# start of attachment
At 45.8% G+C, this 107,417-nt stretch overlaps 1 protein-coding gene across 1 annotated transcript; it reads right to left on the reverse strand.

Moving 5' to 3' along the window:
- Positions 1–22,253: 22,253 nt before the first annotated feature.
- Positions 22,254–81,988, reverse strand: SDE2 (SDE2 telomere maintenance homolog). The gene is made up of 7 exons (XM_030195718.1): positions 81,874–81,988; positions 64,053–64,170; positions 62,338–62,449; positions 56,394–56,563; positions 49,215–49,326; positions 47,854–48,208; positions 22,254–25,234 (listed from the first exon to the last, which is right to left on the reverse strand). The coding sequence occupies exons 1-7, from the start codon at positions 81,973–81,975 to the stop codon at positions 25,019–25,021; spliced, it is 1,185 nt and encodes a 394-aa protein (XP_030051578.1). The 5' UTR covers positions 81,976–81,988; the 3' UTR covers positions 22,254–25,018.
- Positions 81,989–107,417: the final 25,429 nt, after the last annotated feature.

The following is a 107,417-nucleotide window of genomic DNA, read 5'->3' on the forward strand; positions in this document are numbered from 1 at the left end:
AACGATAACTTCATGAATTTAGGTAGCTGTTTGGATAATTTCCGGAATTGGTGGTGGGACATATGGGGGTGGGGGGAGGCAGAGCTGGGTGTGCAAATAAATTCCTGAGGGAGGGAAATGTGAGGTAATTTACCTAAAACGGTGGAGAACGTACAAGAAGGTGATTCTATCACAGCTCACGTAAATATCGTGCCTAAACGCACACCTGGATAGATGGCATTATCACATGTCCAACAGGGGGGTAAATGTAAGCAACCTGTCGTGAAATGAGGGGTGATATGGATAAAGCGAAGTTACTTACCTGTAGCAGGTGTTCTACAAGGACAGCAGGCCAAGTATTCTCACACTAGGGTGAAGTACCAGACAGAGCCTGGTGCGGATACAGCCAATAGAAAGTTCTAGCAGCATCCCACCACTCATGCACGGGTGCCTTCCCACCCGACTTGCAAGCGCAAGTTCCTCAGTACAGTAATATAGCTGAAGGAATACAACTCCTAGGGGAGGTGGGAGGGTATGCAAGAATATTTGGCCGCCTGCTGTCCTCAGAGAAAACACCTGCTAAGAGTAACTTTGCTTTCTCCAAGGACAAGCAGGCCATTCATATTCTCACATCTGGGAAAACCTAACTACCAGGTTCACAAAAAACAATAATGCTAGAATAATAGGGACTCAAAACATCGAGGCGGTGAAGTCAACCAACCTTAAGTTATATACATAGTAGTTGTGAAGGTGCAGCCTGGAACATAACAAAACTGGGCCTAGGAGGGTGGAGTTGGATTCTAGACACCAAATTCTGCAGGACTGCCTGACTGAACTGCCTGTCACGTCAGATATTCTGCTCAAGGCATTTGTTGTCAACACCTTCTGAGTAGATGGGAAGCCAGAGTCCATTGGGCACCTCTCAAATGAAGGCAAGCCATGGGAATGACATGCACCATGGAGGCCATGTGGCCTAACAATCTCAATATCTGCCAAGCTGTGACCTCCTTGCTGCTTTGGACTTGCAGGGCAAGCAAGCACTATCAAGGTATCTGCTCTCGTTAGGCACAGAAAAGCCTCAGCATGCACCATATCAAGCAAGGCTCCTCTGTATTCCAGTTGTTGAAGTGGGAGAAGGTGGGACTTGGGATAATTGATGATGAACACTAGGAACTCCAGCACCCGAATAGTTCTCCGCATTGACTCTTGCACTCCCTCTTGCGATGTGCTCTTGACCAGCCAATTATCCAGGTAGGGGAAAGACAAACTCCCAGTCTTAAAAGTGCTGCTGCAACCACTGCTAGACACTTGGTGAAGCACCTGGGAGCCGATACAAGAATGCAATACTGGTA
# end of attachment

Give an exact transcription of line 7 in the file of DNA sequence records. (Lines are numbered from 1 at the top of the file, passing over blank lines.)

AACGATAACTTCATGAATTTAGGTAGCTGTTTGGATAATTTCCGGAATTGGTGGTGGGACATATGGGGGTGGGGGGAGGCAGAGCTGGGTGTGCAAATAAATTCCTGAGGGAGGGAAATGTGAGGTAATTTACCTAAAACGGTGGAGAACGTACAAGAAGGTGATTCTATCACAGCTCACGTAAATATCGTGCCTAAACGCACACCTGGATAGATGGCATTATCACATGTCCAACAGGGGGGTAAATGTAAGCAACCTGTCGTGAAATGAGGGGTGATATGGATAAAGCGAAGTTACTTACCTGTAGCAGGTGTTCTACAAGGACAGCAGGCCAAGTATTCTCACACTAGGGTGAAGTACCAGACAGAGCCTGGTGCGGATACAGCCAATAGAAAGTTCTAGCAGCATCCCACCACTCATGCACGGGTGCCTTCCCACCCGACTTGCAAGCGCAAGTTCCTCAGTACAGTAATATAGCTGAAGGAATACAACTCCTAGGGGAGGTGGGAGGGTATGCAAGAATATTTGGCCGCCTGCTGTCCTCAGAGAAAACACCTGCTAAGAGTAACTTTGCTTTCTCCAAGGACAAGCAGGCCATTCATATTCTCACATCTGGGAAAACCTAACTACCAGGTTCACAAAAAACAATAATGCTAGAATAATAGGGACTCAAAACATCGAGGCGGTGAAGTCAACCAACCTTAAGTTATATACATAGTAGTTGTGAAGGTGCAGCCTGGAACATAACAAAACTGGGCCTAGGAGGGTGGAGTTGGATTCTAGACACCAAATTCTGCAGGACTGCCTGACTGAACTGCCTGTCACGTCAGATATTCTGCTCAAGGCATTTGTTGTCAACACCTTCTGAGTAGATGGGAAGCCAGAGTCCATTGGGCACCTCTCAAATGAAGGCAAGCCATGGGAATGACATGCACCATGGAGGCCATGTGGCCTAACAATCTCAATATCTGCCAAGCTGTGACCTCCTTGCTGCTTTGGACTTGCAGGGCAAGCAAGCACTATCAAGGTATCTGCTCTCGTTAGGCACAGAAAAGCCTCAGCATGCACCATATCAAGCAAGGCTCCTCTGTATTCCAGTTGTTGAAGTGGGAGAAGGTGGGACTTGGGATAATTGATGATGAACACTAGGAACTCCAGCACCCGAATAGTTCTCCGCATTGACTCTTGCACTCCCTCTTGCGATGTGCTCTTGACCAGCCAATTATCCAGGTAGGGGAAAGACAAACTCCCAGTCTTAAAAGTGCTGCTGCAACCACTGCTAGACACTTGGTGAAGCACCTGGGAGCCGATACAAGAATGCAATACTGGTA